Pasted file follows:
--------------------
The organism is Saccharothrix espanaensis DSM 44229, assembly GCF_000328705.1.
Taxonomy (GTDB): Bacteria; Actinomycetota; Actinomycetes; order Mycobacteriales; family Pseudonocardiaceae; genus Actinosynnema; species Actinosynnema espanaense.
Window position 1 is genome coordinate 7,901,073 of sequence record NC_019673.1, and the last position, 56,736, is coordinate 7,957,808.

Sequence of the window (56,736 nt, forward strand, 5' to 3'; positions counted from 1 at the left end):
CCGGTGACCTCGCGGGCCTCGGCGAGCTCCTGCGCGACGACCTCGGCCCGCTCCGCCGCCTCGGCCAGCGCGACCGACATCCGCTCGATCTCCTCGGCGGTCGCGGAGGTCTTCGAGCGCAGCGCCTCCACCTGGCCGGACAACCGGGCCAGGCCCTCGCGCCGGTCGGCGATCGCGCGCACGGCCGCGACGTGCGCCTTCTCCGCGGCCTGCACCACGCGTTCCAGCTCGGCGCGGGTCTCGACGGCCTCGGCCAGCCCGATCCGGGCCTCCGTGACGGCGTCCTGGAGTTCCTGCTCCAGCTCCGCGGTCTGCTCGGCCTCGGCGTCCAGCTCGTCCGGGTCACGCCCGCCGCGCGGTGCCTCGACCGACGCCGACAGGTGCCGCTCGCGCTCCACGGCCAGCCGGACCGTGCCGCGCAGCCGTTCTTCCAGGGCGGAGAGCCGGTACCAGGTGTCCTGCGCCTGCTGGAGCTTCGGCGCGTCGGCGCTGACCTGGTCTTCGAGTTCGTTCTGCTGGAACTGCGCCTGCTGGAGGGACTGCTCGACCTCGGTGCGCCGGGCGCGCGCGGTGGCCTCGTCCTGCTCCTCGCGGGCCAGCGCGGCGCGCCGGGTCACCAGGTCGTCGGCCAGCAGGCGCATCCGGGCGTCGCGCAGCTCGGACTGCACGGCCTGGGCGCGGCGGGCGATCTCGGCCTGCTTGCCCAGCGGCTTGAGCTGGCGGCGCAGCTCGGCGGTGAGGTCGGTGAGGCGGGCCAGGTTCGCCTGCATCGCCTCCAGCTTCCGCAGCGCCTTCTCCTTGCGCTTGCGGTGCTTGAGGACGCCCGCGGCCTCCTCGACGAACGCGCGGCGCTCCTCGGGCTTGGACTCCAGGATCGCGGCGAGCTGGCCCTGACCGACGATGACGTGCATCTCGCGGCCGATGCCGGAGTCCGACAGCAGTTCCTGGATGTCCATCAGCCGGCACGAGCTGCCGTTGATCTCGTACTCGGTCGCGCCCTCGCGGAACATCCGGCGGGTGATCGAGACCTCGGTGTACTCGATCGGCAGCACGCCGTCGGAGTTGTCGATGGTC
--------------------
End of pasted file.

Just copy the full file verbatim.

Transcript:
The organism is Saccharothrix espanaensis DSM 44229, assembly GCF_000328705.1.
Taxonomy (GTDB): Bacteria; Actinomycetota; Actinomycetes; order Mycobacteriales; family Pseudonocardiaceae; genus Actinosynnema; species Actinosynnema espanaense.
Window position 1 is genome coordinate 7,901,073 of sequence record NC_019673.1, and the last position, 56,736, is coordinate 7,957,808.

Sequence of the window (56,736 nt, forward strand, 5' to 3'; positions counted from 1 at the left end):
CCGGTGACCTCGCGGGCCTCGGCGAGCTCCTGCGCGACGACCTCGGCCCGCTCCGCCGCCTCGGCCAGCGCGACCGACATCCGCTCGATCTCCTCGGCGGTCGCGGAGGTCTTCGAGCGCAGCGCCTCCACCTGGCCGGACAACCGGGCCAGGCCCTCGCGCCGGTCGGCGATCGCGCGCACGGCCGCGACGTGCGCCTTCTCCGCGGCCTGCACCACGCGTTCCAGCTCGGCGCGGGTCTCGACGGCCTCGGCCAGCCCGATCCGGGCCTCCGTGACGGCGTCCTGGAGTTCCTGCTCCAGCTCCGCGGTCTGCTCGGCCTCGGCGTCCAGCTCGTCCGGGTCACGCCCGCCGCGCGGTGCCTCGACCGACGCCGACAGGTGCCGCTCGCGCTCCACGGCCAGCCGGACCGTGCCGCGCAGCCGTTCTTCCAGGGCGGAGAGCCGGTACCAGGTGTCCTGCGCCTGCTGGAGCTTCGGCGCGTCGGCGCTGACCTGGTCTTCGAGTTCGTTCTGCTGGAACTGCGCCTGCTGGAGGGACTGCTCGACCTCGGTGCGCCGGGCGCGCGCGGTGGCCTCGTCCTGCTCCTCGCGGGCCAGCGCGGCGCGCCGGGTCACCAGGTCGTCGGCCAGCAGGCGCATCCGGGCGTCGCGCAGCTCGGACTGCACGGCCTGGGCGCGGCGGGCGATCTCGGCCTGCTTGCCCAGCGGCTTGAGCTGGCGGCGCAGCTCGGCGGTGAGGTCGGTGAGGCGGGCCAGGTTCGCCTGCATCGCCTCCAGCTTCCGCAGCGCCTTCTCCTTGCGCTTGCGGTGCTTGAGGACGCCCGCGGCCTCCTCGACGAACGCGCGGCGCTCCTCGGGCTTGGACTCCAGGATCGCGGCGAGCTGGCCCTGACCGACGATGACGTGCATCTCGCGGCCGATGCCGGAGTCCGACAGCAGTTCCTGGATGTCCATCAGCCGGCACGAGCTGCCGTTGATCTCGTACTCGGTCGCGCCCTCGCGGAACATCCGGCGGGTGATCGAGACCTCGGTGTACTCGATCGGCAGCACGCCGTCGGAGTTGTCGATGGTC